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Disease of the Month: Chagas Disease (American Trypanosomiasis) | PharmaShots

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Disease of the Month: Chagas Disease (American Trypanosomiasis) | PharmaShots

Disease of the Month: Chagas Disease (American Trypanosomiasis) | PharmaShots

INTRODUCTION

Chagas disease also known by the name American trypanosomiasis, is a zoonotic infection, caused by protozoan flagellate Trypanosoma cruzi (kissing bugs). It is potentially a life-threatening infection transmitted to people and animals from the feces of blood-sucking bugs which belong to the subfamily of Triatominae2. Among all the vectors, Rhodnius proxilus, Panstrongylus megistus, and Triatoma infestans are the most important ones1. The impact of Chagas disease is highest in the Americas, particularly in the rural areas of Latin America but due to increased globalization, the disease is now also found in Canada, European, and some African continents1. 30K new cases of Chagas disease are reported annually with 12K deaths taking place1.

Chagas disease was named in 1909 when a Brazilian bacteriologist and hygienist Carlos Chagas observed trypanosomes in the blood of a girl. He then named these trypanosomes T. cruzi in honor of his mentor Oswaldo Cruz2.

MODES OF TRANSMISSION

The vectors of Chagas disease live typically in the roof cracks or walls of homes and peridomiciliary areas like pens, chicken coops, and warehouses in both rural and suburban areas1. The bugs become active during the night and feed on animal and human blood. T.cruzi is unable to penetrate the intact skin, therefore they bite exposed skin and urinate or defecate near the bite. When the individual scratches the itching vector bite, it causes microlesions. The parasite then enters into the body through these microlesions 2.

Apart from vector bites, other modes of transmission include3:

  • Blood transfusion
  • Organ transplant
  • Mother to child (congenital)
  • Laboratory accident
  • Food contaminated by vector insects

Chagas disease is not transmitted from person to person or through casual contact with the infected person or animal3.

SIGNS AND SYMPTOMS

Chagas disease presents in acute and chronic phases. The acute phase begins immediately after infection and lasts for approximately 2 months. The acute phase has only mild symptoms or is generally asymptomatic. Symptoms include1:

  • skin lesions - swollen eyelids
  • fever - enlarged lymph glands
  • muscle pain - rashes
  • headaches - difficulty in breathing
  • chest or abdominal pain

Many people might be unaware or asymptomatic throughout their lives.

On an estimate, only 20-30% of infected people develop severe or sometimes life-threatening conditions over their lifetime.  The severe symptoms include3:

  • Destruction of the nervous system and heart muscles
  • Consequent heart arrhythmias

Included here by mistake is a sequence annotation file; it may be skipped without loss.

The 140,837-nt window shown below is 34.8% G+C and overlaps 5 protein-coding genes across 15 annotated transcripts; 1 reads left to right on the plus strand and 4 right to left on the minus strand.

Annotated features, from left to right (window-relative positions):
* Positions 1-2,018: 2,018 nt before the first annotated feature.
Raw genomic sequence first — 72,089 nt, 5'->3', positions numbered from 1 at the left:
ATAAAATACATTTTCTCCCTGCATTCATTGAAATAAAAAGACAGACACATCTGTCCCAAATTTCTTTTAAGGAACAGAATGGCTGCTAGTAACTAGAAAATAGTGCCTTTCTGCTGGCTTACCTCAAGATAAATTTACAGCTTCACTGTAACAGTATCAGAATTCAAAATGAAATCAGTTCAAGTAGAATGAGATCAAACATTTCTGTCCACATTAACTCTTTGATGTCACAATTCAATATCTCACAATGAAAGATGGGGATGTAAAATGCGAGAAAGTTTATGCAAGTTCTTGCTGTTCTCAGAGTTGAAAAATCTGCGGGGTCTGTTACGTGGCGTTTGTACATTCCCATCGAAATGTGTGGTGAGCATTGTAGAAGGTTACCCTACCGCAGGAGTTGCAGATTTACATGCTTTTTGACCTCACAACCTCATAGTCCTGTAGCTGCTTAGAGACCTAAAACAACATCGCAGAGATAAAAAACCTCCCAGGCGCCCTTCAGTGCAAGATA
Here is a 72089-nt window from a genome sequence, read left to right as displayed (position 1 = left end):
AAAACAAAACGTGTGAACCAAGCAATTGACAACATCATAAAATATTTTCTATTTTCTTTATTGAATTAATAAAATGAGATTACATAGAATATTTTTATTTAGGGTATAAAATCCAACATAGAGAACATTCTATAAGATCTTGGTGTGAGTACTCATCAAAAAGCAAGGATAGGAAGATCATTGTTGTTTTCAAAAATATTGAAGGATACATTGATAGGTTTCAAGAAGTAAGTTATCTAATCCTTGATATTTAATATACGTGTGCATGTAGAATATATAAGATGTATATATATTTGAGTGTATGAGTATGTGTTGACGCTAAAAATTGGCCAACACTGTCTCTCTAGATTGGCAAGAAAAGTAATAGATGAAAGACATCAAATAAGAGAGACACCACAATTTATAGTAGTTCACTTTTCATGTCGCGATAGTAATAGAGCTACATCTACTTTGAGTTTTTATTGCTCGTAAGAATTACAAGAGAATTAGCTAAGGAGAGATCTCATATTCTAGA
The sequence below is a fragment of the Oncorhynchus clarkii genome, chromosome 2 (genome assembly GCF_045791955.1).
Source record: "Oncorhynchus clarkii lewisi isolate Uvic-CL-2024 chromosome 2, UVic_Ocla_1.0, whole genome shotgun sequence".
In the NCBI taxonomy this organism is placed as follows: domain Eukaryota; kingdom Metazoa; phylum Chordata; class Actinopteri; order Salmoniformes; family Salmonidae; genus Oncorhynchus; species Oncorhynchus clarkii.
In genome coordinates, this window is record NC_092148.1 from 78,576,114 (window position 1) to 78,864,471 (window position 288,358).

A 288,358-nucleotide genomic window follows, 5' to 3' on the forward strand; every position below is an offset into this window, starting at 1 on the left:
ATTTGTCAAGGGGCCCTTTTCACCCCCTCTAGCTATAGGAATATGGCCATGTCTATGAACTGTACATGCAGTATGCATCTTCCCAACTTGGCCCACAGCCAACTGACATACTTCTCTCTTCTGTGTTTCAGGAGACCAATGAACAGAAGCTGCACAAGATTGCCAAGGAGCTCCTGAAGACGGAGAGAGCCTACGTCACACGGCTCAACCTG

• Heart rhythm abnormalities leading to sudden death
  • Dilated esophagus or colon causing difficulty eating or passing stool

TREATMENT

Treatment of the disease is recommended for patients during the early stages of infection (in both acute and chronic phases); for women and girls of childbearing age and for patients with suppressed immune systems1.

Currently, there are two medications for the treatment of Chagas disease that work by killing the parasite:

  1. Benznidazole
  2. Nifurtimox

Both the medications are nearly 100% effective in curing the disease (if given soon after infection during the acute phase) together with the cases of congenital transmission.

The longer the person has been infected, the efficacy of drugs reduces and the adverse reactions are more frequent at older age.

The reported efficacy of both the medications is highly variable among patients and is dependent on the age of the patient, the dose of administration, the strain or genotype of T.cruzi, and the stage of disease at which the treatment is initiated. Due to the high rate of adverse events and therapeutic failure of 20% in chronic patients after 12 months, all these data together suggest that the dose given currently is high, therefore a clinical trial is being conducted to test new dosing regimens of these old drugs. The study is in Phase 2 since 19 July 2021 with 450 participants and is estimated to complete by 31 July 2024.4

REFERENCES

Chagas Disease- WHO

The History of Chagas Disease

Chagas Disease- CDC

New Chemotherapy Regimens and Biomarkers for Chagas Disease

 


Akanksha

Akanksha is a content writer at PharmaShots. She is interested in covering recent innovations from pharma & medtech industry. She covers news related to Product approvals, clinical trial results, and updates. She is passionate, meticulous, diligent, and inquisitive. She can be contacted at connect@pharmashots.com.

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